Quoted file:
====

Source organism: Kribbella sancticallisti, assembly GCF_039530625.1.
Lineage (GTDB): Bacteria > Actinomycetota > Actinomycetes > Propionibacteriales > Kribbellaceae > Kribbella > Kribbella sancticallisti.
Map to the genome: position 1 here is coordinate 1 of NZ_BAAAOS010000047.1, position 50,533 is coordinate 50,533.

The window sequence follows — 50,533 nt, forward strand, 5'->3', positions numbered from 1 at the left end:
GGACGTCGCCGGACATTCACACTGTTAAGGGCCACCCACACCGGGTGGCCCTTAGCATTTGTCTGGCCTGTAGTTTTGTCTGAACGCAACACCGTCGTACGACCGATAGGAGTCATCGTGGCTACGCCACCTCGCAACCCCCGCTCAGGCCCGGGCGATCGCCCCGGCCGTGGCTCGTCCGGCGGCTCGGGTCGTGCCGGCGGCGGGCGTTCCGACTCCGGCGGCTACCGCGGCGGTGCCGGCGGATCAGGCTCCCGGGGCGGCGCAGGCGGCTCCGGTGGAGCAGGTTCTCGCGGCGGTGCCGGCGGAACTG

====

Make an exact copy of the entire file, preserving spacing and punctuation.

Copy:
Source organism: Kribbella sancticallisti, assembly GCF_039530625.1.
Lineage (GTDB): Bacteria > Actinomycetota > Actinomycetes > Propionibacteriales > Kribbellaceae > Kribbella > Kribbella sancticallisti.
Map to the genome: position 1 here is coordinate 1 of NZ_BAAAOS010000047.1, position 50,533 is coordinate 50,533.

The window sequence follows — 50,533 nt, forward strand, 5'->3', positions numbered from 1 at the left end:
GGACGTCGCCGGACATTCACACTGTTAAGGGCCACCCACACCGGGTGGCCCTTAGCATTTGTCTGGCCTGTAGTTTTGTCTGAACGCAACACCGTCGTACGACCGATAGGAGTCATCGTGGCTACGCCACCTCGCAACCCCCGCTCAGGCCCGGGCGATCGCCCCGGCCGTGGCTCGTCCGGCGGCTCGGGTCGTGCCGGCGGCGGGCGTTCCGACTCCGGCGGCTACCGCGGCGGTGCCGGCGGATCAGGCTCCCGGGGCGGCGCAGGCGGCTCCGGTGGAGCAGGTTCTCGCGGCGGTGCCGGCGGAACTG